Since 2014, Bahri v IDS Prop Casualty Ins Co has given insurance companies the ability to seek dismissal of fraudulent claims based on a claimant’s false deposition testimony.
But two recent published Michigan Court of Appeals opinions now severely limit both Bahri and an alternate fraud defense that insurers could use to defend against fraudulent claims.
In Haydaw v Farm Bureau Ins Co, the Court of Appeals held that “false statements made during discovery do not provide grounds to void the policy.” The plaintiff made false statements during his deposition regarding his pre-accident medical conditions. Although the trial court granted Farm Bureau’s motion for summary disposition, the Court of Appeals reversed. The court relied on case law from other jurisdictions to adopt a “general rule” differentiating statements made before litigation and statements made during litigation, such as at a deposition or through written discovery responses.
Under Bahri, an insurer could seek dismissal based on a claimant’s material misrepresentation that was made with “the intention that the insurer would act upon it.” However, the Haydaw court held that statements made during litigation are made with the intention that the trier of fact (typically a jury) will act upon them – not an insurer. The court declared that “[o]nce suit is brought, what is truth and what is false is a matter for a jury or a judge acting as factfinder.”
Haydaw also decried that an opposite holding would incentivize insurers to bait or lead plaintiffs during a deposition into making false statements while having full knowledge of their medical history. Instead, Haydaw recommends that a defendant impeach a plaintiff at trial by using false statements made during litigation.
Curiously, the Haydaw court still insinuated that misrepresentations during litigation could result in dismissal of an action under the Michigan Court Rules. Yet in support of this proposition, Haydaw cited another recently published Court of Appeals opinion that effectively nullified the same defense.
In Swain v Morse, the Court of Appeals held that the trial court abused its discretion when it dismissed a lawsuit when the plaintiff perjured herself at her deposition. The court reasoned that dismissal was improper for three main reasons:
- the perjury did not violate any court rule or order;
- the perjury did not undermine the judicial process because contradictory evidence was obtained during discovery through alternate means; and
- while the false statements were relevant to the case, they were not dispositive in the matter and the defendant was not substantially prejudiced by the perjury.
Interpreting the Michigan Court Rules, Swain held that the discovery sanction rules do not permit sanctions based on the “substance” of a deponent’s testimony. Prior cases that were dismissed for discovery violations instead involved threats to the judicial system itself – such as witness tampering. But Swain held that false testimony was only a threat to the deponent’s claim – one that could be remedied at trial through impeachment of the witness in front of the jury. Although Swain does not preclude dismissal for a deponent’s perjury under a trial court’s inherent authority to dismiss a case for discovery violations, that authority should only be employed in the most egregious situations, such as a pattern of actions that threaten the system of justice itself. And Swain makes it clear that even intentionally false testimony is likely insufficient on its own to dismiss a case as a discovery sanction.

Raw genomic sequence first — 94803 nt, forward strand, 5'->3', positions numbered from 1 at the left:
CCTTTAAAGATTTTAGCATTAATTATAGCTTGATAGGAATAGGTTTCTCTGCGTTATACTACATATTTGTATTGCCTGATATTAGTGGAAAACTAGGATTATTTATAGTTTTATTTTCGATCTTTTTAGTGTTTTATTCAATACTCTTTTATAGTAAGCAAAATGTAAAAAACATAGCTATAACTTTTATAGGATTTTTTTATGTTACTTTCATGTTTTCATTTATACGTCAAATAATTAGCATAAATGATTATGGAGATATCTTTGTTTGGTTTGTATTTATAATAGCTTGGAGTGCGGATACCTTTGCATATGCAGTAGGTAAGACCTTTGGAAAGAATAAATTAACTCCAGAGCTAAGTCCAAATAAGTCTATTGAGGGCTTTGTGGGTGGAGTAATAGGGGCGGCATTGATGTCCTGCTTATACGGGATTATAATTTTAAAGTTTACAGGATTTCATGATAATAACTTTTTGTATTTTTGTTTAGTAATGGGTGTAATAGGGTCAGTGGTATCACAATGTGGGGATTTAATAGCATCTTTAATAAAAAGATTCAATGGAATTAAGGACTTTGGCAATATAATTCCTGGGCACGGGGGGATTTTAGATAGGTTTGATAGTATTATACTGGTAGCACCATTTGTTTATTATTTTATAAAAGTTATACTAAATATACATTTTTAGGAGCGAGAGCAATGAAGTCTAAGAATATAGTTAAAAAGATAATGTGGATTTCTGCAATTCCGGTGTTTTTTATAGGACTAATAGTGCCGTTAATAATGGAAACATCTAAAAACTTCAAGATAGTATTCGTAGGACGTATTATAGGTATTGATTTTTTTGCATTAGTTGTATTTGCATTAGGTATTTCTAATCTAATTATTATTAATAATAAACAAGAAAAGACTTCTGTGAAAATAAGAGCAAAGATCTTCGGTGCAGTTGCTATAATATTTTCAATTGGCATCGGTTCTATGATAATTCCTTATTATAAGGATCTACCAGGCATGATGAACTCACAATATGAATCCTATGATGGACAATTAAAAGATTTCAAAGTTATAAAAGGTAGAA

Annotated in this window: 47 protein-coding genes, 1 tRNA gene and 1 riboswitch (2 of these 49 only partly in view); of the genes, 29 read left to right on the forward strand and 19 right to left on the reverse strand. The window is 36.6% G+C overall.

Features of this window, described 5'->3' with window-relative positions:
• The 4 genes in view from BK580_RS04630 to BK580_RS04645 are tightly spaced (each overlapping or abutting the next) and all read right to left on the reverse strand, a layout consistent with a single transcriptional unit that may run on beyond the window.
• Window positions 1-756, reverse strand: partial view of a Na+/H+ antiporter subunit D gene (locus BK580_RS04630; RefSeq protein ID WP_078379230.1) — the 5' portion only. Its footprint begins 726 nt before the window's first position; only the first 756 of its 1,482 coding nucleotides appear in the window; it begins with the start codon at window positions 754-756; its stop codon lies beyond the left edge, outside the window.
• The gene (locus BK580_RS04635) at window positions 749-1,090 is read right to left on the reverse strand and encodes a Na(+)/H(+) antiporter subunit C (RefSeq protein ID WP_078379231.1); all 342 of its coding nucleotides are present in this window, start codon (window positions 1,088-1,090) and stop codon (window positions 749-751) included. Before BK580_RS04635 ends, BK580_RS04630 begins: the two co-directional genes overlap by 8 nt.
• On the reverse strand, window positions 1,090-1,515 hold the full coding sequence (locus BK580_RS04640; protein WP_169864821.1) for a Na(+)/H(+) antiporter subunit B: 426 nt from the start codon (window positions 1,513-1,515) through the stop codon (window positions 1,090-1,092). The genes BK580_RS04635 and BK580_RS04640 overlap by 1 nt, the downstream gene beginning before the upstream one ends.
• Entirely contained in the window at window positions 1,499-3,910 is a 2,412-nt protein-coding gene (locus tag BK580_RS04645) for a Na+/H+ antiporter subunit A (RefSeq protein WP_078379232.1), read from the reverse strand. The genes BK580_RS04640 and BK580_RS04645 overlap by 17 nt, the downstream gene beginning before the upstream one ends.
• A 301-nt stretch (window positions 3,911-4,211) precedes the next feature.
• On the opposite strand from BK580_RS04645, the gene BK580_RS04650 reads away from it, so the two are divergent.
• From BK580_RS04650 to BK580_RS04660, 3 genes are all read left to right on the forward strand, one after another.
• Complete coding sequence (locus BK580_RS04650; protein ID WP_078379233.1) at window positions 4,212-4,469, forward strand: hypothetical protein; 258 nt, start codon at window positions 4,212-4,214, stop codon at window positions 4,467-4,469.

Both Haydaw and Swain are now binding opinions for Michigan litigants. As such, material misrepresentations made during litigation can no longer serve as a basis for dismissal under a fraud provision in an insurance policy. And Swain essentially prevents a trial court from dismissing cases based on false testimony before trial. Instead, only the most egregious litigants who threaten the sanctity of the judicial process should have their cases dismissed.
On the other hand, these new cases were factually specific and their holdings may be limited. For example, Haydaw assumes that claims in litigation are necessarily denied by the insurer pre-suit by failing to timely pay claims or issuing an improper denial. Thus, the court held that an insurer cannot rely on a contractual fraud provision after a claimant files suit because the insurer has already substantially breached the insurance policy contract. But an insurer is often unable to obtain the necessary information to make a claims decision until a claimant is forced to provide that information via discovery. In that case, the claim is not necessarily denied before suit is filed.
Whether Michigan trial courts follow the restrictive analyses of Haydaw and Swain will ultimately depend on whether the assumptions and circumstances of those cases can be identified and successfully distinguished by insurers. Success in this regard will ensure unnecessary trial costs are not expended on fraud cases that are more appropriately dismissed earlier in litigation. Nevertheless, an insurer would be wise to perform intense pre-litigation (and pre-denial) investigations of a potentially fraudulent claim, including obtaining thorough recorded statements from a claimant to protect a potential Bahri defense.